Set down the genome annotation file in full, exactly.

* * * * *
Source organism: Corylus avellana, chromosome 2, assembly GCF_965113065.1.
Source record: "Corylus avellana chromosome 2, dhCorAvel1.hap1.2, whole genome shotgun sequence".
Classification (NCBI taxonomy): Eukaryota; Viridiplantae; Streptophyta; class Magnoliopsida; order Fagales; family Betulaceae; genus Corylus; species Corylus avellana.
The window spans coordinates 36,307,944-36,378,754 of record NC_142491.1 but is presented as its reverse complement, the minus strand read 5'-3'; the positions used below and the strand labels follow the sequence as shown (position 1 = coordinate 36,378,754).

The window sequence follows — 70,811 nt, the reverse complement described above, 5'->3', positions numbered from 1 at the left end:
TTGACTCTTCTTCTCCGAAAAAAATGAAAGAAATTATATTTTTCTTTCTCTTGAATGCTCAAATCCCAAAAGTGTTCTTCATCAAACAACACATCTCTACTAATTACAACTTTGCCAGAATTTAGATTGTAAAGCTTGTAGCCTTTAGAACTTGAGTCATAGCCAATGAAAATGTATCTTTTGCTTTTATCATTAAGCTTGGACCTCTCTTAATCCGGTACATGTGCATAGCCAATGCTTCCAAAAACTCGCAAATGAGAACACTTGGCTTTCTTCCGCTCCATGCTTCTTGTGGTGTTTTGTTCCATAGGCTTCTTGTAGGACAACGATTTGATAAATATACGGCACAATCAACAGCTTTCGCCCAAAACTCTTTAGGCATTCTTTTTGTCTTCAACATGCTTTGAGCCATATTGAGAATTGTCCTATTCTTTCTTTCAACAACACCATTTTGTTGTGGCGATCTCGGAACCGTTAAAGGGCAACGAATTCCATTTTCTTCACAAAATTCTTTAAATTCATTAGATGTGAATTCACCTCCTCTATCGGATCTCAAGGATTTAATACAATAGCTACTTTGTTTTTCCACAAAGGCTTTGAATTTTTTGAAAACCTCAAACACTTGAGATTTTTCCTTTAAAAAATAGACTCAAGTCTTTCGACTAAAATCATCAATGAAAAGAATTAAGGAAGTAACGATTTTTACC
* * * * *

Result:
Source organism: Corylus avellana, chromosome 2, assembly GCF_965113065.1.
Source record: "Corylus avellana chromosome 2, dhCorAvel1.hap1.2, whole genome shotgun sequence".
Classification (NCBI taxonomy): Eukaryota; Viridiplantae; Streptophyta; class Magnoliopsida; order Fagales; family Betulaceae; genus Corylus; species Corylus avellana.
The window spans coordinates 36,307,944-36,378,754 of record NC_142491.1 but is presented as its reverse complement, the minus strand read 5'-3'; the positions used below and the strand labels follow the sequence as shown (position 1 = coordinate 36,378,754).

The window sequence follows — 70,811 nt, the reverse complement described above, 5'->3', positions numbered from 1 at the left end:
TTGACTCTTCTTCTCCGAAAAAAATGAAAGAAATTATATTTTTCTTTCTCTTGAATGCTCAAATCCCAAAAGTGTTCTTCATCAAACAACACATCTCTACTAATTACAACTTTGCCAGAATTTAGATTGTAAAGCTTGTAGCCTTTAGAACTTGAGTCATAGCCAATGAAAATGTATCTTTTGCTTTTATCATTAAGCTTGGACCTCTCTTAATCCGGTACATGTGCATAGCCAATGCTTCCAAAAACTCGCAAATGAGAACACTTGGCTTTCTTCCGCTCCATGCTTCTTGTGGTGTTTTGTTCCATAGGCTTCTTGTAGGACAACGATTTGATAAATATACGGCACAATCAACAGCTTTCGCCCAAAACTCTTTAGGCATTCTTTTTGTCTTCAACATGCTTTGAGCCATATTGAGAATTGTCCTATTCTTTCTTTCAACAACACCATTTTGTTGTGGCGATCTCGGAACCGTTAAAGGGCAACGAATTCCATTTTCTTCACAAAATTCTTTAAATTCATTAGATGTGAATTCACCTCCTCTATCGGATCTCAAGGATTTAATACAATAGCTACTTTGTTTTTCCACAAAGGCTTTGAATTTTTTGAAAACCTCAAACACTTGAGATTTTTCCTTTAAAAAATAGACTCAAGTCTTTCGACTAAAATCATCAATGAAAAGAATTAAGGAAGTAACGATTTTTACC